Heads and representatives of various Subic Bay Metropolitan Authority (SBMA) stakeholders plant mangrove saplings in Binictican areas inside the freeport on Friday. Contributed photo

SUBIC BAY FREEPORT – A Subic-based media group and various stakeholders planted mangrove propagules at the Binictican Mangrove area on Friday. 

According to Central Luzon Media Association (CLMA) Zambales Olongapo chapter president Vic Vizcocho Jr., a total of 200 mangrove propagules were planted during the Mangrove Propagation and Cleanup Drive at this premier Freeport. 

The drive was spearheaded by the CLMA and the Samahang Mamamahayag ng Subic Freeport (SMSF) and was partaken by officials from government agencies such as the Subic Bay Metropolitan Authority (SBMA), Bases Conversion and Development Authority (BCDA), the Subic Clark Railway Project (SCRP), New Clark City (NCC), and the Bureau of Customs Port of Subic. 

The local government of Subic, Office of the First District Representative of Zambales, and the Philippine Navy were also among those who took part in the mangrove propagation.

Meanwhile, private entities such as the North Luzon Expressway (NLEX), Subic Enerzone, Subic Water, RP Energy, Fuel East Energy Corporation, Subic Bay Il Meglio Marine Services(SBIMMS), Aman Sinaya Water Refilling Station, GN Power Dinginin (Mariveles Bataan) and the Manila Times College of Subic also took part in the mangrove propagation and cleanup drive.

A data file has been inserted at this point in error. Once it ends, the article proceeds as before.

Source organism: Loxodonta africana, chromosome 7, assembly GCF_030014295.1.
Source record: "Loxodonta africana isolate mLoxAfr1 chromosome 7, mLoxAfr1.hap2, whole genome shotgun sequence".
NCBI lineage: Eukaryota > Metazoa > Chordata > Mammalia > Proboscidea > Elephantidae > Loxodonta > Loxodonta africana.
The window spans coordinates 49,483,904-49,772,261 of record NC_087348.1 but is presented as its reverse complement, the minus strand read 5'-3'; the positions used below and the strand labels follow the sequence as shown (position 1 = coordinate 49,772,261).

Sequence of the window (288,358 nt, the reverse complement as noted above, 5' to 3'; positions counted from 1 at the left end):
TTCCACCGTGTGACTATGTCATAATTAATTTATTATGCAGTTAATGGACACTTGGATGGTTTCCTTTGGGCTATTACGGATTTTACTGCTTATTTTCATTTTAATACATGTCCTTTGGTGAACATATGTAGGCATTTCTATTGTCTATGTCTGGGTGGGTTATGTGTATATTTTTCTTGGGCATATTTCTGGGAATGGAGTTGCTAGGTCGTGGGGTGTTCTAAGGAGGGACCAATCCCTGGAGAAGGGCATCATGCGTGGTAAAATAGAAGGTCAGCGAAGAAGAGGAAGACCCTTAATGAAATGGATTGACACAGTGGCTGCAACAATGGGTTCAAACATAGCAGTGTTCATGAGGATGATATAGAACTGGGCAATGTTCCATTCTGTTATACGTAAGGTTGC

The SBMA Ecology Department provided the propagules needed for the mangrove planting, with Environmental Management Specialist Cenevix Maniago providing details regarding the mangrove propagules, guiding the volunteers on how to plant the mangroves. After the drive, the group consisting of over 130 delegates went to the Pamulaklakin Nature Park where they learned from Aeta elder Tatay Kasoy the basics of jungle survival. 

The renowned Aeta has been the instructor of jungle survival for American soldiers stationed inside then Subic Naval Base. SBMA Senior Deputy Administrator for Regulatory and SBMA Ecology Center Manager Amethia dela Llana-Koval  lauded the volunteerism conducted by the group, citing that he hopes more volunteers would help in the protecting the ecosystem of the Subic Bay Freeport Zone. 

She said that both the government and the private sector have a stake in the protection of nature, and what better way to do so than by providing a platform that would unite the two sectors in a tree-planting program. 

The official expressed her gratitude to the CLMA for spearheading the program, and to each and every company and volunteer who gave their time to help in planting mangroves in Subic Bay Freeport.